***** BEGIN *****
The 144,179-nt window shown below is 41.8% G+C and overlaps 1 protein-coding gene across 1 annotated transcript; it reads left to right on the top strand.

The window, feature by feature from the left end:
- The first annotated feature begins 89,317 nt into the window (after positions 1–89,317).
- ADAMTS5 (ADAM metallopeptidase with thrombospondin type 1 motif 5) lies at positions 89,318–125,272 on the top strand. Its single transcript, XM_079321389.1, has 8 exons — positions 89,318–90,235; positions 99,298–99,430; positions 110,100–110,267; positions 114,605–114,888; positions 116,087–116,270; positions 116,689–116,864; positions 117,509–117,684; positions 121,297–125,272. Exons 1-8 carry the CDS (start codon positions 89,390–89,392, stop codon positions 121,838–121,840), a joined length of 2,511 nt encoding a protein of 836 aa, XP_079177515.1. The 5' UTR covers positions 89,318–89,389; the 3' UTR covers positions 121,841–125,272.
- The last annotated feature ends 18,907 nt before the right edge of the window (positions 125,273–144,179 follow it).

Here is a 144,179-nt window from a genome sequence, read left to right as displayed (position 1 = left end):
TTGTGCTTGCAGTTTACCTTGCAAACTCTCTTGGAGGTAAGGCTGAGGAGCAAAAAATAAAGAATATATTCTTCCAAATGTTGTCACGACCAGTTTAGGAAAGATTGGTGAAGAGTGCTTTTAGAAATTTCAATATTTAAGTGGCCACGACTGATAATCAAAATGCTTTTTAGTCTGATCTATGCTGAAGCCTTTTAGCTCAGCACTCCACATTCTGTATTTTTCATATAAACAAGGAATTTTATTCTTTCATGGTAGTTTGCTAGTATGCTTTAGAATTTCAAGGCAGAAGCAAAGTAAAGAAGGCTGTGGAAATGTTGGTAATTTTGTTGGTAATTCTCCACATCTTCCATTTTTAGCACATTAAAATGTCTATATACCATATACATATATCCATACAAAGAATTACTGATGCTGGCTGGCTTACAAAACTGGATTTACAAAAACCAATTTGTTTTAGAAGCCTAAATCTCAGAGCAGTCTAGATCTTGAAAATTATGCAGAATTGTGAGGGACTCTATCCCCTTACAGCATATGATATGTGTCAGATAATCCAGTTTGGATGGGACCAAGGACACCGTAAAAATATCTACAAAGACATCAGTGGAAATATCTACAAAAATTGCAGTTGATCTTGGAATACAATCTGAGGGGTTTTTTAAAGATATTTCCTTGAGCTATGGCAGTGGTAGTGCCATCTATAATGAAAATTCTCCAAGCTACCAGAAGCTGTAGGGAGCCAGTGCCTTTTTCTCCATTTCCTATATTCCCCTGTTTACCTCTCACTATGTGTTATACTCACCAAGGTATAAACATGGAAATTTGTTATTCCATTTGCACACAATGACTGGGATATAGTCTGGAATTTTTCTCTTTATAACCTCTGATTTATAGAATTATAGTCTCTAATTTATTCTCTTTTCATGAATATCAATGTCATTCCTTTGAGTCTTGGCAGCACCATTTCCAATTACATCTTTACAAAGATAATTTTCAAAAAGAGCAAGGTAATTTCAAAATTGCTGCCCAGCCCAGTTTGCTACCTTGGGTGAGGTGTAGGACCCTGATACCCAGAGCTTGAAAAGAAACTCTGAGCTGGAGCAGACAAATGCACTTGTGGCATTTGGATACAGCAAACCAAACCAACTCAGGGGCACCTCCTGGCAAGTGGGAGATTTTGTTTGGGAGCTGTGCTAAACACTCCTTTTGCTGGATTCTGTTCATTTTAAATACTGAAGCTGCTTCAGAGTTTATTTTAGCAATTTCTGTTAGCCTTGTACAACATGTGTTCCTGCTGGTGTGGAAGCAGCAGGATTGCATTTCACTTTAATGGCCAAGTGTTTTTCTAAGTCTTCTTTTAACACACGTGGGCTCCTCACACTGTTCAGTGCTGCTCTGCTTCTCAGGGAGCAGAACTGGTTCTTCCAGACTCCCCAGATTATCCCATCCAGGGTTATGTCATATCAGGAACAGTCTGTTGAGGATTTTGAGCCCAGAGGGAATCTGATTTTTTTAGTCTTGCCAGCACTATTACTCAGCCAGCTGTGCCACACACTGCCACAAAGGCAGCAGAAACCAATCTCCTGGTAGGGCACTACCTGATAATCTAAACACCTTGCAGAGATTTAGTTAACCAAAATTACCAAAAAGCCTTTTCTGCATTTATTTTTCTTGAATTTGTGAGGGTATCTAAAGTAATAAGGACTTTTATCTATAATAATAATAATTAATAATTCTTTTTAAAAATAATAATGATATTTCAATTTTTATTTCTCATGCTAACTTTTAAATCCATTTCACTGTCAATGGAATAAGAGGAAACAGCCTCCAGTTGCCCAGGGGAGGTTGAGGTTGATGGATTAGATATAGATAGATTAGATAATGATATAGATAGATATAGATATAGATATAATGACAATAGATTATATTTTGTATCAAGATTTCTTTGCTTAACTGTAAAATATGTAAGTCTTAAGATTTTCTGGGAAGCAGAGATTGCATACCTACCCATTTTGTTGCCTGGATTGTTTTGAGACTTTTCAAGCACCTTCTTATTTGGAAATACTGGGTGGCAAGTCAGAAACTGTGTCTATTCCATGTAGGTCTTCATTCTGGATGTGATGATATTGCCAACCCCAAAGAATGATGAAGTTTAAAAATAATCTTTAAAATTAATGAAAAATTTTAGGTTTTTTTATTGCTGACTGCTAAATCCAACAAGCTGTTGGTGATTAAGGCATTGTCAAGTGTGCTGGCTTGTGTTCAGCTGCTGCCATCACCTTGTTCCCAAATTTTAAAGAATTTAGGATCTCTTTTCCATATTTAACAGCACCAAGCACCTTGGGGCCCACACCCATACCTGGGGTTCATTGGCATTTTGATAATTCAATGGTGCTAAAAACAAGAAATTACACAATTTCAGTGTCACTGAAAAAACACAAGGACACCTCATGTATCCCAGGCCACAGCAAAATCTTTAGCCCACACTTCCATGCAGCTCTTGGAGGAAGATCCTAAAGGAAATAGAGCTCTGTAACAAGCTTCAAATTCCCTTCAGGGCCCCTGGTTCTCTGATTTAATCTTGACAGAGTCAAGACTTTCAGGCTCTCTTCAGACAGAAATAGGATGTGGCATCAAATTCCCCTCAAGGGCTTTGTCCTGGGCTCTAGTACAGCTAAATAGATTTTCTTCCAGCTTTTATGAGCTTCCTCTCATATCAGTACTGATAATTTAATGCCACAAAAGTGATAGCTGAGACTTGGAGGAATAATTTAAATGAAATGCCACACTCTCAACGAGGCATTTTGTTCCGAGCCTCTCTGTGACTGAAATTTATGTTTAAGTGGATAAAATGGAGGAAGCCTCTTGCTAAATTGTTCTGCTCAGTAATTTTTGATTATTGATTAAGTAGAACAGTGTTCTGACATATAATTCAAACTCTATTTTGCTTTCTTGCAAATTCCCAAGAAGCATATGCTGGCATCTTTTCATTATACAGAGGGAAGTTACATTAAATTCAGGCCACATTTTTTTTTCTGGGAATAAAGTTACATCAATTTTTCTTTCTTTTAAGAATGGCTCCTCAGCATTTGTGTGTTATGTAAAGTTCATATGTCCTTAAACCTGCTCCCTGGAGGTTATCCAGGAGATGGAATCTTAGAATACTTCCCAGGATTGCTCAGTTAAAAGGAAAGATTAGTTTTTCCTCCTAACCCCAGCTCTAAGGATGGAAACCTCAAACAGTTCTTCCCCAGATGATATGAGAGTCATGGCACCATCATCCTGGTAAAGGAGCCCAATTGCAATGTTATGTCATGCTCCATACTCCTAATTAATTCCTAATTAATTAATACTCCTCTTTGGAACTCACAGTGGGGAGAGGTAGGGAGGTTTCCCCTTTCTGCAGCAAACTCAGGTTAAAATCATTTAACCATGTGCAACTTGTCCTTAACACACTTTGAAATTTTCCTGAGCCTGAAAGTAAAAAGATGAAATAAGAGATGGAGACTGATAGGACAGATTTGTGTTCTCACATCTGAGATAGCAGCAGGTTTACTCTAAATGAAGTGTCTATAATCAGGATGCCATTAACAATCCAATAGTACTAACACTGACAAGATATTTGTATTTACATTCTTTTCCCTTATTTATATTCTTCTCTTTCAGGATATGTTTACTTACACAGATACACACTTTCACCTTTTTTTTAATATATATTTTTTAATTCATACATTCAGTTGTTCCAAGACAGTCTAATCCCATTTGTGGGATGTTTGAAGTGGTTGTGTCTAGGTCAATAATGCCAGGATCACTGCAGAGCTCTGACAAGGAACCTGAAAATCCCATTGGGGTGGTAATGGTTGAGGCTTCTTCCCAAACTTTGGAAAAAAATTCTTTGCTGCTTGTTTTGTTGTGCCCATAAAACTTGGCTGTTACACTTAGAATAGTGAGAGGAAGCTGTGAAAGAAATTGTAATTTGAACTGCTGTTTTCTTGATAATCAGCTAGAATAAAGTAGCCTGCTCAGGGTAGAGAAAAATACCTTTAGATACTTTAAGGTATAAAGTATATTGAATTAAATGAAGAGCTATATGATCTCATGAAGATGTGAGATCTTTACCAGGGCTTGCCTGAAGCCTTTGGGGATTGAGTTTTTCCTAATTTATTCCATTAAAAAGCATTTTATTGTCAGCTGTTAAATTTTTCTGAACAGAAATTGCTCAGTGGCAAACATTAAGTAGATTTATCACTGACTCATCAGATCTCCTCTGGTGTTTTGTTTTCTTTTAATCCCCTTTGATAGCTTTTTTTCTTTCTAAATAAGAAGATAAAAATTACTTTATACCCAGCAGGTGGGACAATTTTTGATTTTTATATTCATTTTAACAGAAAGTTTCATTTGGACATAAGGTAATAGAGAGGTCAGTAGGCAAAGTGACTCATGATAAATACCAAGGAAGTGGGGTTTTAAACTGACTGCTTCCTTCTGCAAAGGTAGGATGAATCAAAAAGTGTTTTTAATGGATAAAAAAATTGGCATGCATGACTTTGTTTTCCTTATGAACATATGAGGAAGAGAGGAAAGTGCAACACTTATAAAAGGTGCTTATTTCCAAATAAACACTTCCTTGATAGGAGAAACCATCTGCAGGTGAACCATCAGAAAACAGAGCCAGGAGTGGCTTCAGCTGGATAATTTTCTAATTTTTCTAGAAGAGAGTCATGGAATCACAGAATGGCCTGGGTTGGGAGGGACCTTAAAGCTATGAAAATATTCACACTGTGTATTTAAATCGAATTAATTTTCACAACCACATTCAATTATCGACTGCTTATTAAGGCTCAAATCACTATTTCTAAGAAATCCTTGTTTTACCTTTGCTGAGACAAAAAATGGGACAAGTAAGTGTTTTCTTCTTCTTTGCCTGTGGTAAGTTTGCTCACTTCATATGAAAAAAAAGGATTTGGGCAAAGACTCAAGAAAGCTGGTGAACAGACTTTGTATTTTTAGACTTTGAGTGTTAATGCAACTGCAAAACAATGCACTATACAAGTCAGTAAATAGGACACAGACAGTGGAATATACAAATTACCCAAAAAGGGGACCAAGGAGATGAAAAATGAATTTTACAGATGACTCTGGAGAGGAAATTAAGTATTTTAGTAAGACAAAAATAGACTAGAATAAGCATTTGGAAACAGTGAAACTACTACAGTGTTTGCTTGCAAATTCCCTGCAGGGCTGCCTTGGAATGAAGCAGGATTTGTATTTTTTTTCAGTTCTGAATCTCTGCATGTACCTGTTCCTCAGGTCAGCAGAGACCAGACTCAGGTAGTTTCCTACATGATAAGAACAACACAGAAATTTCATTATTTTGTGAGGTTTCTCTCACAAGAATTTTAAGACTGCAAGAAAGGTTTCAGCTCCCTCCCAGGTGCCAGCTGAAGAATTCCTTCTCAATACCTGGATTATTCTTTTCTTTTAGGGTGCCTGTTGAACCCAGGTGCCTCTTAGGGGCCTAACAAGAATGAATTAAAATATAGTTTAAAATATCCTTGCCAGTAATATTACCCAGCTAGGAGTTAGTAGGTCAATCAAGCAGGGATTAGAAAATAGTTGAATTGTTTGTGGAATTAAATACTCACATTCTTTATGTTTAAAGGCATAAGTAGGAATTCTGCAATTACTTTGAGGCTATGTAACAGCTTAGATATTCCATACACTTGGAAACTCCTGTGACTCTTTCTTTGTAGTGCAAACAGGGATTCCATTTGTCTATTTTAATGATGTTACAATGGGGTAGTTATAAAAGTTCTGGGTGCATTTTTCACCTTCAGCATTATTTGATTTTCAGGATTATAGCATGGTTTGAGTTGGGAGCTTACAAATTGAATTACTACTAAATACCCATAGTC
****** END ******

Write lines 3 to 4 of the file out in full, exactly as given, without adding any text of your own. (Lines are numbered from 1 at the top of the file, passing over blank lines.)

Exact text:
- The first annotated feature begins 89,317 nt into the window (after positions 1–89,317).
- ADAMTS5 (ADAM metallopeptidase with thrombospondin type 1 motif 5) lies at positions 89,318–125,272 on the top strand. Its single transcript, XM_079321389.1, has 8 exons — positions 89,318–90,235; positions 99,298–99,430; positions 110,100–110,267; positions 114,605–114,888; positions 116,087–116,270; positions 116,689–116,864; positions 117,509–117,684; positions 121,297–125,272. Exons 1-8 carry the CDS (start codon positions 89,390–89,392, stop codon positions 121,838–121,840), a joined length of 2,511 nt encoding a protein of 836 aa, XP_079177515.1. The 5' UTR covers positions 89,318–89,389; the 3' UTR covers positions 121,841–125,272.